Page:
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[197] and make them move before you in music. They seem singing to you as the sirens to Guyon, and we linger like him:—

O, thou fair son of gentle Faery
That art in mighty arms most magnified
Above all knights that ever battle tried,
O, turn thy rudder hitherward awhile,
Here may thy storm-beat vessel safely ride,
This is the port of rest from troublous toil,
The world's sweet inn from pain and wearisome turmoil.1

With that the rolling sea, resounding swift
In his big bass, them fitly answered,
And on the rock the waves, breaking aloft,
A solemn mean unto them measured,
The whiles sweet Zephyrus loud whisteled
His treble, a strange kind of harmony
Which Guyon's senses softly ticketed
That he the boatman bade row easily
And let him hear some part of their rare melody.

Despite Spenser's instinctive tendency to idealize, and his habit of distilling out of the actual an ethereal essence in which very little of the possible seems left, yet his mind, as is generally true of great poets, was founded on a solid basis of good-sense. I do not know where to look for a more cogent and at the same time picturesque confutation of Socialism than in the Second Canto of the Fifth Book. If I apprehend rightly his words and images, there is not only subtile but profound thinking here. The French Revolution is prefigured in the well-meaning but too theoretic giant, and Rousseau's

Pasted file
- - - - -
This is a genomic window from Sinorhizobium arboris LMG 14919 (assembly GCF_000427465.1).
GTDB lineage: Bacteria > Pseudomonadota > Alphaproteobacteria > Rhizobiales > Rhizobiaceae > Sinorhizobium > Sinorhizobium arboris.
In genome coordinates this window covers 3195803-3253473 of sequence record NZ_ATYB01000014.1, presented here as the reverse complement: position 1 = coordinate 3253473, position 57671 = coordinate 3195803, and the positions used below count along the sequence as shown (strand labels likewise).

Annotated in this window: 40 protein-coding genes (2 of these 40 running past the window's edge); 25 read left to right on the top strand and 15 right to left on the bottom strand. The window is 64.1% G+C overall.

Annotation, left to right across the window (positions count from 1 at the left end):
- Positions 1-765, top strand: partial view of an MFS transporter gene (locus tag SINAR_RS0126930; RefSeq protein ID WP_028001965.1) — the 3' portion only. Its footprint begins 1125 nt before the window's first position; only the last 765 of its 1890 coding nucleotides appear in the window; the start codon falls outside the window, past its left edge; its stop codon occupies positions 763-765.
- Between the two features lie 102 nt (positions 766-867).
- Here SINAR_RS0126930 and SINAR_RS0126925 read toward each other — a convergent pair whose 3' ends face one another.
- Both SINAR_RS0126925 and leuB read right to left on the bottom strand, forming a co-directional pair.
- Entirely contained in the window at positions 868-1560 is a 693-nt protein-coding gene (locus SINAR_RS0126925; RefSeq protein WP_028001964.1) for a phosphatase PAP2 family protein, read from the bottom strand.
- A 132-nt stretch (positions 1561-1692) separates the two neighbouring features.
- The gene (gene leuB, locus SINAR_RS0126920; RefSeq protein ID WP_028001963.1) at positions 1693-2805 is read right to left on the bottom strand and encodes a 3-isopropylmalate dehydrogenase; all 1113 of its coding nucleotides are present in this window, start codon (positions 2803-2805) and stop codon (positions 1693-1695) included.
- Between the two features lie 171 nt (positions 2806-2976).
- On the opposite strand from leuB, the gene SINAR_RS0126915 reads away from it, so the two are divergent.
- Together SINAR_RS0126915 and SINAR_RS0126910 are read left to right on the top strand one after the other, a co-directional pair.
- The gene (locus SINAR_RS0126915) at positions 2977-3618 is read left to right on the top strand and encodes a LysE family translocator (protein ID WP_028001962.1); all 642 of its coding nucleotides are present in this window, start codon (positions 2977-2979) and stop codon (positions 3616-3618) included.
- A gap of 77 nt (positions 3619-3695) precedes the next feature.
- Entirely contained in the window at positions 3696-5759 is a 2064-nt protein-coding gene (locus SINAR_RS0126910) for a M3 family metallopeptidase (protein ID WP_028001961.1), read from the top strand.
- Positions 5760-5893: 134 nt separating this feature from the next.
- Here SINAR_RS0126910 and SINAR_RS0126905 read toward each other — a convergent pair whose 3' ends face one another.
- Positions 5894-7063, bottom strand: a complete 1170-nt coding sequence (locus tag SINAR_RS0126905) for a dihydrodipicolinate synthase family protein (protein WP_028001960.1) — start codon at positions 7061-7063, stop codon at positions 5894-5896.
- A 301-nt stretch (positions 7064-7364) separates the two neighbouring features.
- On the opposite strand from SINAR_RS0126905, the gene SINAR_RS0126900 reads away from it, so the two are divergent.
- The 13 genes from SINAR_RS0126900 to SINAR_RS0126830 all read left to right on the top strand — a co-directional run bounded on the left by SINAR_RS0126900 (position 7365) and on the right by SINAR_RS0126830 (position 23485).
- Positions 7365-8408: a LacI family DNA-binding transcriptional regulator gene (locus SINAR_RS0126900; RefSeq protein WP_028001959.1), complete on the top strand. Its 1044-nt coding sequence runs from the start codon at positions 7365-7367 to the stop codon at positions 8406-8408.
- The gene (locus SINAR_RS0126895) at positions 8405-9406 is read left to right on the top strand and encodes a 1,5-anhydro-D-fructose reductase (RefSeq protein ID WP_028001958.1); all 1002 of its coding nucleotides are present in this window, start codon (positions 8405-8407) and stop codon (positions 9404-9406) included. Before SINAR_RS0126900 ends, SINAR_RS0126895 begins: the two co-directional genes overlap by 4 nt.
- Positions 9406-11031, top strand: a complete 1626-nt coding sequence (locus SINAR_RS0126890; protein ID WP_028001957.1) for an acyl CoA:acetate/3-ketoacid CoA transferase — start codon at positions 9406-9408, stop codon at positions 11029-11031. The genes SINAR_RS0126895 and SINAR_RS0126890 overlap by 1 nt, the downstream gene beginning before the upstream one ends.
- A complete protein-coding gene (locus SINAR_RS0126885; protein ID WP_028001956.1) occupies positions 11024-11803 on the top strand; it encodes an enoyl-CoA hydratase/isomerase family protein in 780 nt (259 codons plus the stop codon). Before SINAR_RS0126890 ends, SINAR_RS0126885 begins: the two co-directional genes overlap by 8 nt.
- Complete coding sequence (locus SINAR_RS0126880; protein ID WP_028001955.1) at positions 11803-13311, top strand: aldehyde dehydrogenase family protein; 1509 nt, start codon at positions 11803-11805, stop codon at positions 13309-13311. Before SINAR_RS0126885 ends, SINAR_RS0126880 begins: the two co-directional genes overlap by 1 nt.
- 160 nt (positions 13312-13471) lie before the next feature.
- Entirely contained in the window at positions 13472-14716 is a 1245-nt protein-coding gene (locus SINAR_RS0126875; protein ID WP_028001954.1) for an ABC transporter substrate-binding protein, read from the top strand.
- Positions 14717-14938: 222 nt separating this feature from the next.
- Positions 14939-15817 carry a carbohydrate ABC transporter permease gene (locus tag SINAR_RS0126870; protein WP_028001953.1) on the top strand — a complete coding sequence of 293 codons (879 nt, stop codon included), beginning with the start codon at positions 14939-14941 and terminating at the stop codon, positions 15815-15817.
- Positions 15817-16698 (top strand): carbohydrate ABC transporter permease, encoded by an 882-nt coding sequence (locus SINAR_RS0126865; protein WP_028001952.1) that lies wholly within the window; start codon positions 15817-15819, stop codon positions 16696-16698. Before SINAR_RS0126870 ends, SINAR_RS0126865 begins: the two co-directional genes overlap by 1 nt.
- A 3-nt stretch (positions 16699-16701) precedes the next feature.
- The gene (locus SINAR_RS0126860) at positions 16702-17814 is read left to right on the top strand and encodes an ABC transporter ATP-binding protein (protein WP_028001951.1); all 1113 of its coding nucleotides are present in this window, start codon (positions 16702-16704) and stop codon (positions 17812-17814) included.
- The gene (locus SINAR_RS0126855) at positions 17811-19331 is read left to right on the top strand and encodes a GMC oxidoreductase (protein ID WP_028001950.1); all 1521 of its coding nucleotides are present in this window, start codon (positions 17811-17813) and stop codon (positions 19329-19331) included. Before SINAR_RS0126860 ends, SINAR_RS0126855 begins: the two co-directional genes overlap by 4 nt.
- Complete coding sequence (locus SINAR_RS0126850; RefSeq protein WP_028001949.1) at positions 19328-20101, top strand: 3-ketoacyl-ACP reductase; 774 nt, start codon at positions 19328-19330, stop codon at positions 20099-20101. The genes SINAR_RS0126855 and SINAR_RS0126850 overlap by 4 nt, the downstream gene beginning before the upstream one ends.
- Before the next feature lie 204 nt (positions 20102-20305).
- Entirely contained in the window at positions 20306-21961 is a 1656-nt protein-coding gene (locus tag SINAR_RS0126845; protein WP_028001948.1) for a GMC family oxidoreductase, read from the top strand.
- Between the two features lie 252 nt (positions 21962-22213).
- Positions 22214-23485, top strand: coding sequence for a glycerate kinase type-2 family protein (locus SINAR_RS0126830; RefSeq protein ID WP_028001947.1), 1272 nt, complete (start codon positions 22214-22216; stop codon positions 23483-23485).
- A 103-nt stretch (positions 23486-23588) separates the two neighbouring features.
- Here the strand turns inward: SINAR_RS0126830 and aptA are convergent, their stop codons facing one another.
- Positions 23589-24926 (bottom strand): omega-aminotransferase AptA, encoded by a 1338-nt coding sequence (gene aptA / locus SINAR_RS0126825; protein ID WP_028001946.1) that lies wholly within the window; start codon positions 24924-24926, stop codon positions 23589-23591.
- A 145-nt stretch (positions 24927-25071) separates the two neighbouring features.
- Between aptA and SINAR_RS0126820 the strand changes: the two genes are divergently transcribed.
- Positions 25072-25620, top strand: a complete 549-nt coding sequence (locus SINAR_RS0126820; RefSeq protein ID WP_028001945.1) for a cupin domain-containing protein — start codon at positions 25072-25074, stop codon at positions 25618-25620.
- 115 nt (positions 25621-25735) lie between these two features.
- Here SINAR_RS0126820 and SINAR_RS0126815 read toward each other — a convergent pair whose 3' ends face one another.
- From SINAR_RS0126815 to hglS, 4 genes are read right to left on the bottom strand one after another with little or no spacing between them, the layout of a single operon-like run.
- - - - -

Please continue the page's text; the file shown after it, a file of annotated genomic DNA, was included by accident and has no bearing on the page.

1 This song recalls that in Dante's Purgatorio (Xix. 19-24), in which the Italian tongue puts forth all its siren allurements. Browne's beautiful verses (‘Turn, hither turn your winged pines’) were suggested by these of Spenser. It might almost seem as if Spenser had here, in his usual way, expanded the sweet old verses:—

Merry sungen the monks binnen Ely
When Knut king rew thereby;
‘Roweth knights near the lond,
That I may hear these monks song.’

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Edmund Spenser (3)
Guyon (2)
Zephyrus (1)
Rousseau (1)
Ely (1)
Di Dante (1)
Thomas Browne (1)
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